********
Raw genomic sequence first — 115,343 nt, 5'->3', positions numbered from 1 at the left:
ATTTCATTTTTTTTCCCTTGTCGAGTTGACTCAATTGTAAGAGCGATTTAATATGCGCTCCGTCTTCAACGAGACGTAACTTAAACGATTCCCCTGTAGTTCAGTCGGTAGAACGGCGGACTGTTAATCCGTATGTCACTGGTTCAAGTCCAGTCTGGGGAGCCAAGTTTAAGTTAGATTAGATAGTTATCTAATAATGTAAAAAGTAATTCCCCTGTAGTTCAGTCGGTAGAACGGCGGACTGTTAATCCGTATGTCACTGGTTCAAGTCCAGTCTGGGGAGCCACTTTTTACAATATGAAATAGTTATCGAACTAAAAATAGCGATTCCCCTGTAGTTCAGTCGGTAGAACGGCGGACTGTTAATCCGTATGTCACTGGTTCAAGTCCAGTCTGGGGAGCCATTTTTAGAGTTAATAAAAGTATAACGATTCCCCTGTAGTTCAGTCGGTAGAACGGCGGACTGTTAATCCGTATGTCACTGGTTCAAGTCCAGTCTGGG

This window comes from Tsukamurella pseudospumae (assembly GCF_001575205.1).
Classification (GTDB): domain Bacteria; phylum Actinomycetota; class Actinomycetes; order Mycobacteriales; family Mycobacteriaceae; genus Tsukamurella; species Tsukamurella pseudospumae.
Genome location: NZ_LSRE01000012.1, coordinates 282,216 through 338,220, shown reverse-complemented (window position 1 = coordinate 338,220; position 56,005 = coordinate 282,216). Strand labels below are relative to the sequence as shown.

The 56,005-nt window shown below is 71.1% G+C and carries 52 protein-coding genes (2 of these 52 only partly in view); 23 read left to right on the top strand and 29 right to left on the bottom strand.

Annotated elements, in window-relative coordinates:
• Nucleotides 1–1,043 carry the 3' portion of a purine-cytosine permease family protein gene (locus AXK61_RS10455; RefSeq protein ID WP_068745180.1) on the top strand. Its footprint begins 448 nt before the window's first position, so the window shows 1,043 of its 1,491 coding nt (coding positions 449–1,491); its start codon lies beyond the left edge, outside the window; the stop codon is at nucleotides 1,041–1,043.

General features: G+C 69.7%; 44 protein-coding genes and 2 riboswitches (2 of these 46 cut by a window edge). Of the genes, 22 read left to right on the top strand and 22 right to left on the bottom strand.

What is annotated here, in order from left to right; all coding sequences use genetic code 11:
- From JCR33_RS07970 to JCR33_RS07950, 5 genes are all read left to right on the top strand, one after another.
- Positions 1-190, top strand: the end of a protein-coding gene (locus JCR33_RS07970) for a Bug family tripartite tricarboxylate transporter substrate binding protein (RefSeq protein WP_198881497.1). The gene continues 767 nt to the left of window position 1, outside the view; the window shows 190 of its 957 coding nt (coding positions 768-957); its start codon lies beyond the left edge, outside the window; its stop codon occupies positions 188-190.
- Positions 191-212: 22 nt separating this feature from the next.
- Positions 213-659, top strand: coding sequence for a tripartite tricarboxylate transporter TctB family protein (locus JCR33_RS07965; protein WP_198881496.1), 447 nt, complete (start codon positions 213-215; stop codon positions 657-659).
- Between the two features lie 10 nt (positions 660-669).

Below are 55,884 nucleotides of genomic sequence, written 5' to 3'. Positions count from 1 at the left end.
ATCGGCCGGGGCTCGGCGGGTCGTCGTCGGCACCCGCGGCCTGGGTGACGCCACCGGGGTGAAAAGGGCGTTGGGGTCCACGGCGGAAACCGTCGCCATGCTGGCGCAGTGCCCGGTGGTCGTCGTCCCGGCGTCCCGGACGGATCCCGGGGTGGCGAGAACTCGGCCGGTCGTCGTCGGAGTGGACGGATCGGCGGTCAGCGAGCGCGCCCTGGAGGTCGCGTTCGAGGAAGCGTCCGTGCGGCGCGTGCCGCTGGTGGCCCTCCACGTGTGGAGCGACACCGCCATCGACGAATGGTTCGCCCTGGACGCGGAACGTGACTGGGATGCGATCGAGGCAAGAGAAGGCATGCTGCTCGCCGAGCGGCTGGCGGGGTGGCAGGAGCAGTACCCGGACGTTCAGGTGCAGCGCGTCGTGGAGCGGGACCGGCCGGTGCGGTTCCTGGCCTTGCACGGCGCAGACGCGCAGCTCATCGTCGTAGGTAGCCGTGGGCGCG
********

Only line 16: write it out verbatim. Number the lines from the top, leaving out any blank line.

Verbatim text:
Below are 55,884 nucleotides of genomic sequence, written 5' to 3'. Positions count from 1 at the left end.